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It’s been six years since 2013’s Iron Man 3 and for the bulk of that time, one of the MCU’s most debated films has had a legal cloud hanging over it, specifically, with regards to its poster. The poster for Iron Man 3 has been the subject of a copyright lawsuit originally filed by Horizon Comics Productions. Now that legal battle is over and like Tony Stark (with a huge assist from Pepper Potts) defeated Aldrich Killian, so too has Marvel emerged victorious.
After four years in court, on Monday a New York federal judge ruled in Marvel Entertainment’s favor in the case according to The Hollywood Reporter. Marvel Entertainment sufficiently convinced the judge that the poster for Iron Man 3 was an independent creation and there was no evidence of illicit copying, thereby winning the summary judgment victory.
Brothers Ben and Ray Lai’s Horizon Comic Productions originally filed the lawsuit in Massachusetts claiming copyright infringement and unfair business practices. The brothers created the comic book series Radix in 2001 featuring characters with mechanized armor. They alleged that Marvel hired them as comic book artists in 2002 and that their work had been copied for Iron Man 3.
You can see the Iron Man 3 poster in question and the character Caliban from Radix in the image below.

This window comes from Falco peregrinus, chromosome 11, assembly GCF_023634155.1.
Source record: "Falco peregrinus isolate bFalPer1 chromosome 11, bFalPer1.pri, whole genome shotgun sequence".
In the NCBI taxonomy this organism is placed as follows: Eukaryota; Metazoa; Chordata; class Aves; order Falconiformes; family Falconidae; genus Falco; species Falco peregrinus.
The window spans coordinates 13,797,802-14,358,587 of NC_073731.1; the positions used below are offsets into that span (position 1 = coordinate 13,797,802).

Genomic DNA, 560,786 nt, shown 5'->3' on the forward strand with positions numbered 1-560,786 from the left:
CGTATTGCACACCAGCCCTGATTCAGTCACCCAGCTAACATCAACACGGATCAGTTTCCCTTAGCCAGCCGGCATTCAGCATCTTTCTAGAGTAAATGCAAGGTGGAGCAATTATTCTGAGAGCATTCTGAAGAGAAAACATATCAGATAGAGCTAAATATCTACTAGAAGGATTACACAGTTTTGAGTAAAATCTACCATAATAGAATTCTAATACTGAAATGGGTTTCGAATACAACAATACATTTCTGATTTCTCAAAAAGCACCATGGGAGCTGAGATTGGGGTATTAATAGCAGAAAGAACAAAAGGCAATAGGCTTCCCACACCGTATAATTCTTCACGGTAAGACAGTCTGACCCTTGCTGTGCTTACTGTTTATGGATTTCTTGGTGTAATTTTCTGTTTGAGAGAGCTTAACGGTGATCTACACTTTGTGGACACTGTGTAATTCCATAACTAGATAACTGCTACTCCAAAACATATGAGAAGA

After an initial motion to dismiss by Marvel, the judge determined that the works shared at least some similarity, so that motion was denied. That led to discovery where Marvel Entertainment and Horizon Comics Productions looked into the similarities and creations of the two images.
Horizon’s argument that Marvel Entertainment copied its work was primarily founded on two tenets. One, that Radix was popular and garnered significant interest from those in the comic book industry, meaning it was visible. Two, that Ben Lai and Ray Lai had a relationship with Marvel employees and that multiple Marvel employees were aware of Radix.
Horizon also provided expert testimony on the similarities between the two works. The testimony discussed anatomical structures and camera views. Basically, these two images look similar. However, none of this was enough to convince U.S. District Court Judge J. Paul Oetken.
The judge acknowledged the comic book industry’s awareness of Radix and that some Marvel employees were aware of it. Nevertheless, the judge found no significant evidence that the Marvel employees aware of Radix actually saw the Caliban drawing in question, nor that those employees were involved in the Iron Man 3 poster design. The conclusion was that the notion that the employees that were aware of Radix both saw the Caliban drawing and were involved in the Iron Man 3 poster is speculation at best.
Ultimately, there were enough differences between the images, and while Marvel Entertainment provided substantial and unrebutted evidence that the Iron Man 3 poster was an original creation, Horizon provided virtually no evidence that it was copied. So after years dealing with the lawsuit, this case will not go to trial and Marvel has won.
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